Jennifer is correct — through phasing the maternal and paternal DNA, we can achieve reach to the parental generation. Even then, phasing isn’t error free and can be difficult if the parents are similar genetically.
The process is more akin to human ancestry testing, which compares to DNA from representative populations. For example, if someone tests as 20% Italian, then that means 20% of their DNA is similar to modern Italians. The Italians in that reference panel may or may not be relatives of the person testing their DNA.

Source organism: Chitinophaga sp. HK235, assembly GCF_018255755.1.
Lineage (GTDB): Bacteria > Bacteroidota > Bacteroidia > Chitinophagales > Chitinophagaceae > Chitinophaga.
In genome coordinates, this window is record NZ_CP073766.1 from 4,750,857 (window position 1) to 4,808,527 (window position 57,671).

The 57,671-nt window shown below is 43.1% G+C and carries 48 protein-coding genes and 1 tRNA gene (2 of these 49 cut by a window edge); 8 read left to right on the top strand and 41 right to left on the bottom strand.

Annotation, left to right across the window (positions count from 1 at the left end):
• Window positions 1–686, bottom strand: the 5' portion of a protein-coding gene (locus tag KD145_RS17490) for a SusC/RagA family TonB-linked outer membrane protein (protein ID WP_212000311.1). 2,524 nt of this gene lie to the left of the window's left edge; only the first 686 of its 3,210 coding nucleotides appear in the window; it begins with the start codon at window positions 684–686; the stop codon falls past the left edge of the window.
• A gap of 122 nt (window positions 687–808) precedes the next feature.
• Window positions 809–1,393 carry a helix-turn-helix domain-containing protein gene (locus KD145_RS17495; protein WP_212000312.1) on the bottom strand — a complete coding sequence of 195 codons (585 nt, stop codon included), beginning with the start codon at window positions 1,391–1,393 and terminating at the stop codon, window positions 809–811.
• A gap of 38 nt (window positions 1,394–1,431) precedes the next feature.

Generation/lineage tracing is best achieved when samples from multiple relatives within a family are compared. Popular human DNA testing companies have this feature because a customer usually has some family members tested as well. The best results come from also testing parents and grandparents.
Our breed results, therefore, might not fully reflect the reality of a dog’s family history. Most dogs don’t have a known pedigree, nor samples available from multiple members of their family. But we do sometimes get enrolled dogs within a family (siblings or parent(s) with pup(s)), so we may be able to examine those families to improve phasing.
One of our partner projects, The Working Dog Project, might achieve lineage analysis, as many working dog organizations have breeding programs in which they track family history.